The Determinants of Family-Related Benefits in the Workplace
Saturday, November 14, 2015 : 8:30 AM
Merrick II (Hyatt Regency Miami)
*Names in bold indicate Presenter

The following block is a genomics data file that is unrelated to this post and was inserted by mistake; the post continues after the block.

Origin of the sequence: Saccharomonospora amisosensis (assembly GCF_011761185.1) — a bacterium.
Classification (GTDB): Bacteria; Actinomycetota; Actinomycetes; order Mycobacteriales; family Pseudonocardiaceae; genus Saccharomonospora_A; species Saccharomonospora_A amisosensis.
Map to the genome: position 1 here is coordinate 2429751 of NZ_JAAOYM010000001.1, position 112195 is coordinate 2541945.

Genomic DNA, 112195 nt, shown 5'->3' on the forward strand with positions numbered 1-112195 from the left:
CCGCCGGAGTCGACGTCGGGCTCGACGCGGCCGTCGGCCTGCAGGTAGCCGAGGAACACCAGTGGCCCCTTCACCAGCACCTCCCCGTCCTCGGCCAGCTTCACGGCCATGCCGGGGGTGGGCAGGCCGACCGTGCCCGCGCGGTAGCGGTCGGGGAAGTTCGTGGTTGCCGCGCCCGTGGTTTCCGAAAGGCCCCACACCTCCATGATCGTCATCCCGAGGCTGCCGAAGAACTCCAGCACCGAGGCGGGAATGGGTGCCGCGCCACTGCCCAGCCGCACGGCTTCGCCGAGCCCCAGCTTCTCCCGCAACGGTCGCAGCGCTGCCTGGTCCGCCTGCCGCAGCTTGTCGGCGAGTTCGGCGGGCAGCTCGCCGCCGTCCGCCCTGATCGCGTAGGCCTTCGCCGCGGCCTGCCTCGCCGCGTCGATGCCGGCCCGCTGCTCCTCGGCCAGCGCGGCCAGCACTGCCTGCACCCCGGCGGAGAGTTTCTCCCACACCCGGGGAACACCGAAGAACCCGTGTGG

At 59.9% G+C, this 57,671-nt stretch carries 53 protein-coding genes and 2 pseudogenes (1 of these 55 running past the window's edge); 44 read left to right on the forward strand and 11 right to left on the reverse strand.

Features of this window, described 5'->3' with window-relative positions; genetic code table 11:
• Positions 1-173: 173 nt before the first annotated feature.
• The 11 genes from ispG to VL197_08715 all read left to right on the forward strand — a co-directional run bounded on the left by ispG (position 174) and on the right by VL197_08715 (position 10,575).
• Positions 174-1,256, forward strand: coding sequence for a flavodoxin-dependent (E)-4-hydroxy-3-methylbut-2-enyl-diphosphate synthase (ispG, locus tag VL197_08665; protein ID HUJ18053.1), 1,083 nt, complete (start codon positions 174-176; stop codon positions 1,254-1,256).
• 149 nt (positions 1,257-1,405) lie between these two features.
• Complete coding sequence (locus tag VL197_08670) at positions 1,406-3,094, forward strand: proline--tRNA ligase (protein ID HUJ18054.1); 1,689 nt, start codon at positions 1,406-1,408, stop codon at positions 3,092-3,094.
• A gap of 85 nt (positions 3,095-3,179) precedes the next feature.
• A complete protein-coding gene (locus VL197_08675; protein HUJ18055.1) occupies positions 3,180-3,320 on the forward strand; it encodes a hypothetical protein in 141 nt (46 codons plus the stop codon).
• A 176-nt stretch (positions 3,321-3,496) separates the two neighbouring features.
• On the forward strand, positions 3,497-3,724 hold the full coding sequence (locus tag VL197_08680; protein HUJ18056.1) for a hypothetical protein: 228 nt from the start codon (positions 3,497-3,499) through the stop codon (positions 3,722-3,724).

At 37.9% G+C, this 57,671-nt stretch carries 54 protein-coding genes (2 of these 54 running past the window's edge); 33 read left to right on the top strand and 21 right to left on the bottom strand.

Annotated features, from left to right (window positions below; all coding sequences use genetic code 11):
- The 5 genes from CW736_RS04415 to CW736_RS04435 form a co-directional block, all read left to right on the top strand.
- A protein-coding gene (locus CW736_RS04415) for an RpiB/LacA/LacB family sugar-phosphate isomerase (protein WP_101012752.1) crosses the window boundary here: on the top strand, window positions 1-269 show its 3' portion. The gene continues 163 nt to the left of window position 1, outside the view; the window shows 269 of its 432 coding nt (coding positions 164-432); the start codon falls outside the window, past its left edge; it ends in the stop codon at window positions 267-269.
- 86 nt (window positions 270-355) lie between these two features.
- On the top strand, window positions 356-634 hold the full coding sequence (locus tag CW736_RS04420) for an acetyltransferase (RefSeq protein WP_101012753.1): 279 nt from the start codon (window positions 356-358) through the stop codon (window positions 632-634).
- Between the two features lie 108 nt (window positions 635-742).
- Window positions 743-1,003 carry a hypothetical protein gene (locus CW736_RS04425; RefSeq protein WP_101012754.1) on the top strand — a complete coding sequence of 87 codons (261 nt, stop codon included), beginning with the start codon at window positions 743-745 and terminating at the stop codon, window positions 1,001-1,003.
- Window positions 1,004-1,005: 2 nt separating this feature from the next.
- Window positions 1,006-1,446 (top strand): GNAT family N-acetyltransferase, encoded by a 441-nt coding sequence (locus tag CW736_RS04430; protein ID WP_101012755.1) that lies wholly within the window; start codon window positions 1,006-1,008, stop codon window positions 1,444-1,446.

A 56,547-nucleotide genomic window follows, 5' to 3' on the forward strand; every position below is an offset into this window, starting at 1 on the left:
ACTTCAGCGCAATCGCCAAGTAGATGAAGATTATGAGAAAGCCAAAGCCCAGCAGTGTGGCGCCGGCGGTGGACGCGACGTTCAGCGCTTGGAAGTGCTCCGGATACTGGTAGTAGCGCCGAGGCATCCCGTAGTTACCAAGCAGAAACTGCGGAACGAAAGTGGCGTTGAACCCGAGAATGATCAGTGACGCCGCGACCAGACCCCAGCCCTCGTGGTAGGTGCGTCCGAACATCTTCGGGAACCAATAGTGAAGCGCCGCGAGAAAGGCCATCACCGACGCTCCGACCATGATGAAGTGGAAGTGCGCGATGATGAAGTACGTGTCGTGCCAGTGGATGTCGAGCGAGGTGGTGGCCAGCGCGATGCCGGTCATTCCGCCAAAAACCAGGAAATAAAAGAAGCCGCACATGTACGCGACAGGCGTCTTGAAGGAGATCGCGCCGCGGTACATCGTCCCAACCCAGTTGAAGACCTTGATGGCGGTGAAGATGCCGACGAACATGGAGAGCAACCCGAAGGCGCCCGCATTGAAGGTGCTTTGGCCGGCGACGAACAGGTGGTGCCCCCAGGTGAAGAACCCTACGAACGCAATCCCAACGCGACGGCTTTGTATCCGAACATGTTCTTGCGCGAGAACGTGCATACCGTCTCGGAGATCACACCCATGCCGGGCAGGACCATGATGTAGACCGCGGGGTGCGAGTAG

The workplace is necessarily evolving to accommodate the overlapping constraints of work and family; as such, this has implications for the productivity of the labor force as well as the welfare of the family as a whole. This study highlights the extent to which the provision of family-related benefits in the workplace (such as family leave, child care, and workplace flexibility) has changed since the turn of the century. In search of an in-depth understanding of how firms choose which benefits to provide for their employees, the study also investigates the characteristics of firms and workers that may help predict the types of benefits that are provided by firms. This study therefore provides an important look at the shifting landscape of family-related benefits as well as the factors that explain the current changes we observe in the American workplace. To explore this policy problem empirically, the authors utilize national-level data from the Bureau of Labor Statistics (2000 – 2014) as well as firm-level data from the National Study of Employers (2005 – 2014). Preliminary findings indicate varying trends for each type of benefit. Determinants and implications of these trends will be explored in detail.